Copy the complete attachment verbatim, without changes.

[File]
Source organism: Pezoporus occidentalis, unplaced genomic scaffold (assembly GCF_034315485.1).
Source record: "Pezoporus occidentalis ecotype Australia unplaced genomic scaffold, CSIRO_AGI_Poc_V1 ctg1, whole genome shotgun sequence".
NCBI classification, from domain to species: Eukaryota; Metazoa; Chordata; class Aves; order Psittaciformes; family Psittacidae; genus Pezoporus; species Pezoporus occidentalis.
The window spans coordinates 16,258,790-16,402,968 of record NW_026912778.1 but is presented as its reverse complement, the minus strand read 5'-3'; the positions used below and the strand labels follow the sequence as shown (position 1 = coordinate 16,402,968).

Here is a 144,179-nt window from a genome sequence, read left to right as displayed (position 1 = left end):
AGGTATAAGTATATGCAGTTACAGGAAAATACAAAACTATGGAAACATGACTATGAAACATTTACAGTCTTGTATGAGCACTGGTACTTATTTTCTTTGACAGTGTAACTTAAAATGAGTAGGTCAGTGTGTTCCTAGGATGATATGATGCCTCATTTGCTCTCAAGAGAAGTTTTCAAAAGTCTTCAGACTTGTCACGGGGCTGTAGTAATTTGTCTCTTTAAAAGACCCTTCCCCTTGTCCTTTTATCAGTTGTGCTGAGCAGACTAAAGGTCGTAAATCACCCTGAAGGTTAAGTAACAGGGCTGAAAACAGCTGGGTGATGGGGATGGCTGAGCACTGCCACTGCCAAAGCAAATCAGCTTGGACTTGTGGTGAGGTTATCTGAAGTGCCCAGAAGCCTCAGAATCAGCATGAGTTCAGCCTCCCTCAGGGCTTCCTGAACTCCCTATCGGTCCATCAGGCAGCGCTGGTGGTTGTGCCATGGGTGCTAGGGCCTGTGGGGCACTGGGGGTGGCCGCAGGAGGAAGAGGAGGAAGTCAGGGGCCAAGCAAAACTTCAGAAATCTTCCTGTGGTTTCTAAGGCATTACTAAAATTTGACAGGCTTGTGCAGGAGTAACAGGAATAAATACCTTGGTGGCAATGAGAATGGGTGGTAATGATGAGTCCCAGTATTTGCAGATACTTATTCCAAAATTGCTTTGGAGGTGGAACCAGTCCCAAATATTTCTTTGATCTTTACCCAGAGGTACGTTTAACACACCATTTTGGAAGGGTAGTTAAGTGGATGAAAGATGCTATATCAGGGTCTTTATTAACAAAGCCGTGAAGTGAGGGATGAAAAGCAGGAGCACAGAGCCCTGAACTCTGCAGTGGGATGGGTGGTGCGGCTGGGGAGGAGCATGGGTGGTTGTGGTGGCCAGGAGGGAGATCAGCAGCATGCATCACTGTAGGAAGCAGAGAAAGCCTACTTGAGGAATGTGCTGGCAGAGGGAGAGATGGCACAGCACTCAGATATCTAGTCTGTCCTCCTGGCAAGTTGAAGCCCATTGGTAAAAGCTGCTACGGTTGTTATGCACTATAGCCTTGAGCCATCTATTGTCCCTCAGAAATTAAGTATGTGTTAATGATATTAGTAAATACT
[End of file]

Source organism: Pezoporus occidentalis, unplaced genomic scaffold (assembly GCF_034315485.1).
Source record: "Pezoporus occidentalis ecotype Australia unplaced genomic scaffold, CSIRO_AGI_Poc_V1 ctg1, whole genome shotgun sequence".
NCBI classification, from domain to species: Eukaryota; Metazoa; Chordata; class Aves; order Psittaciformes; family Psittacidae; genus Pezoporus; species Pezoporus occidentalis.
The window spans coordinates 16,258,790-16,402,968 of record NW_026912778.1 but is presented as its reverse complement, the minus strand read 5'-3'; the positions used below and the strand labels follow the sequence as shown (position 1 = coordinate 16,402,968).

Here is a 144,179-nt window from a genome sequence, read left to right as displayed (position 1 = left end):
AGGTATAAGTATATGCAGTTACAGGAAAATACAAAACTATGGAAACATGACTATGAAACATTTACAGTCTTGTATGAGCACTGGTACTTATTTTCTTTGACAGTGTAACTTAAAATGAGTAGGTCAGTGTGTTCCTAGGATGATATGATGCCTCATTTGCTCTCAAGAGAAGTTTTCAAAAGTCTTCAGACTTGTCACGGGGCTGTAGTAATTTGTCTCTTTAAAAGACCCTTCCCCTTGTCCTTTTATCAGTTGTGCTGAGCAGACTAAAGGTCGTAAATCACCCTGAAGGTTAAGTAACAGGGCTGAAAACAGCTGGGTGATGGGGATGGCTGAGCACTGCCACTGCCAAAGCAAATCAGCTTGGACTTGTGGTGAGGTTATCTGAAGTGCCCAGAAGCCTCAGAATCAGCATGAGTTCAGCCTCCCTCAGGGCTTCCTGAACTCCCTATCGGTCCATCAGGCAGCGCTGGTGGTTGTGCCATGGGTGCTAGGGCCTGTGGGGCACTGGGGGTGGCCGCAGGAGGAAGAGGAGGAAGTCAGGGGCCAAGCAAAACTTCAGAAATCTTCCTGTGGTTTCTAAGGCATTACTAAAATTTGACAGGCTTGTGCAGGAGTAACAGGAATAAATACCTTGGTGGCAATGAGAATGGGTGGTAATGATGAGTCCCAGTATTTGCAGATACTTATTCCAAAATTGCTTTGGAGGTGGAACCAGTCCCAAATATTTCTTTGATCTTTACCCAGAGGTACGTTTAACACACCATTTTGGAAGGGTAGTTAAGTGGATGAAAGATGCTATATCAGGGTCTTTATTAACAAAGCCGTGAAGTGAGGGATGAAAAGCAGGAGCACAGAGCCCTGAACTCTGCAGTGGGATGGGTGGTGCGGCTGGGGAGGAGCATGGGTGGTTGTGGTGGCCAGGAGGGAGATCAGCAGCATGCATCACTGTAGGAAGCAGAGAAAGCCTACTTGAGGAATGTGCTGGCAGAGGGAGAGATGGCACAGCACTCAGATATCTAGTCTGTCCTCCTGGCAAGTTGAAGCCCATTGGTAAAAGCTGCTACGGTTGTTATGCACTATAGCCTTGAGCCATCTATTGTCCCTCAGAAATTAAGTATGTGTTAATGATATTAGTAAATACT